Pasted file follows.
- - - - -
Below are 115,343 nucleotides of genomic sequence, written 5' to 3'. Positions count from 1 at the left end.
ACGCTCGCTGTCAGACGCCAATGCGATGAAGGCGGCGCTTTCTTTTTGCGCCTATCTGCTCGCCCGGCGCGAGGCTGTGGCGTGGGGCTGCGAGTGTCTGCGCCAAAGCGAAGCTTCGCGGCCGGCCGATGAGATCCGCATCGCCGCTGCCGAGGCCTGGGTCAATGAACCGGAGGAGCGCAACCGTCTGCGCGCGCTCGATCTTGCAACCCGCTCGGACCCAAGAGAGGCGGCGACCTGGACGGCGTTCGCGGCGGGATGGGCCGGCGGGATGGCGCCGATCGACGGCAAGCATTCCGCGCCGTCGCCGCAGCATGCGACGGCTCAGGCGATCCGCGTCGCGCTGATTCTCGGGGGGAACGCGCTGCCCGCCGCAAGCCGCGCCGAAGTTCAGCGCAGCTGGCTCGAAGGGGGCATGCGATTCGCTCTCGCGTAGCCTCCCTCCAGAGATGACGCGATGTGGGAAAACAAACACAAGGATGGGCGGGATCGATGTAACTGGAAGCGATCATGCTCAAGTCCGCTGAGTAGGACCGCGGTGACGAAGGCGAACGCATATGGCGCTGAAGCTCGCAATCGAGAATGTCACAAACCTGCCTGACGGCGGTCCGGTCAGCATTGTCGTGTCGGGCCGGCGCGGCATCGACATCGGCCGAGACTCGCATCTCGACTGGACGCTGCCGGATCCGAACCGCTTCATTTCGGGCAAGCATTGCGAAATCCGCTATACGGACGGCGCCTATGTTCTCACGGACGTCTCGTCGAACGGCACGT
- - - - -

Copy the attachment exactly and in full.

Below are 115,343 nucleotides of genomic sequence, written 5' to 3'. Positions count from 1 at the left end.
ACGCTCGCTGTCAGACGCCAATGCGATGAAGGCGGCGCTTTCTTTTTGCGCCTATCTGCTCGCCCGGCGCGAGGCTGTGGCGTGGGGCTGCGAGTGTCTGCGCCAAAGCGAAGCTTCGCGGCCGGCCGATGAGATCCGCATCGCCGCTGCCGAGGCCTGGGTCAATGAACCGGAGGAGCGCAACCGTCTGCGCGCGCTCGATCTTGCAACCCGCTCGGACCCAAGAGAGGCGGCGACCTGGACGGCGTTCGCGGCGGGATGGGCCGGCGGGATGGCGCCGATCGACGGCAAGCATTCCGCGCCGTCGCCGCAGCATGCGACGGCTCAGGCGATCCGCGTCGCGCTGATTCTCGGGGGGAACGCGCTGCCCGCCGCAAGCCGCGCCGAAGTTCAGCGCAGCTGGCTCGAAGGGGGCATGCGATTCGCTCTCGCGTAGCCTCCCTCCAGAGATGACGCGATGTGGGAAAACAAACACAAGGATGGGCGGGATCGATGTAACTGGAAGCGATCATGCTCAAGTCCGCTGAGTAGGACCGCGGTGACGAAGGCGAACGCATATGGCGCTGAAGCTCGCAATCGAGAATGTCACAAACCTGCCTGACGGCGGTCCGGTCAGCATTGTCGTGTCGGGCCGGCGCGGCATCGACATCGGCCGAGACTCGCATCTCGACTGGACGCTGCCGGATCCGAACCGCTTCATTTCGGGCAAGCATTGCGAAATCCGCTATACGGACGGCGCCTATGTTCTCACGGACGTCTCGTCGAACGGCACGT